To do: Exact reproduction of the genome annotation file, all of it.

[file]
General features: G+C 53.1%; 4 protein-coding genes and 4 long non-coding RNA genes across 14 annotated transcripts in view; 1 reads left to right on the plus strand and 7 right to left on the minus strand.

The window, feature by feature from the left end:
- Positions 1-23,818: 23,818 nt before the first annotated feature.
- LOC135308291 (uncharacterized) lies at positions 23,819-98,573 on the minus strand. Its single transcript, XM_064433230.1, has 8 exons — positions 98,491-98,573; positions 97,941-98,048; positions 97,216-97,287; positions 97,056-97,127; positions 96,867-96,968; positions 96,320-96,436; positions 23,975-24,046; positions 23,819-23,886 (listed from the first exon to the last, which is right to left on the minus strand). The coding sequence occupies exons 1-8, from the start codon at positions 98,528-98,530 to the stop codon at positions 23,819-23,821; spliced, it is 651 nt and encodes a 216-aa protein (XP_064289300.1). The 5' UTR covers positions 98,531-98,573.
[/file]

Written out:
General features: G+C 53.1%; 4 protein-coding genes and 4 long non-coding RNA genes across 14 annotated transcripts in view; 1 reads left to right on the plus strand and 7 right to left on the minus strand.

The window, feature by feature from the left end:
- Positions 1-23,818: 23,818 nt before the first annotated feature.
- LOC135308291 (uncharacterized) lies at positions 23,819-98,573 on the minus strand. Its single transcript, XM_064433230.1, has 8 exons — positions 98,491-98,573; positions 97,941-98,048; positions 97,216-97,287; positions 97,056-97,127; positions 96,867-96,968; positions 96,320-96,436; positions 23,975-24,046; positions 23,819-23,886 (listed from the first exon to the last, which is right to left on the minus strand). The coding sequence occupies exons 1-8, from the start codon at positions 98,528-98,530 to the stop codon at positions 23,819-23,821; spliced, it is 651 nt and encodes a 216-aa protein (XP_064289300.1). The 5' UTR covers positions 98,531-98,573.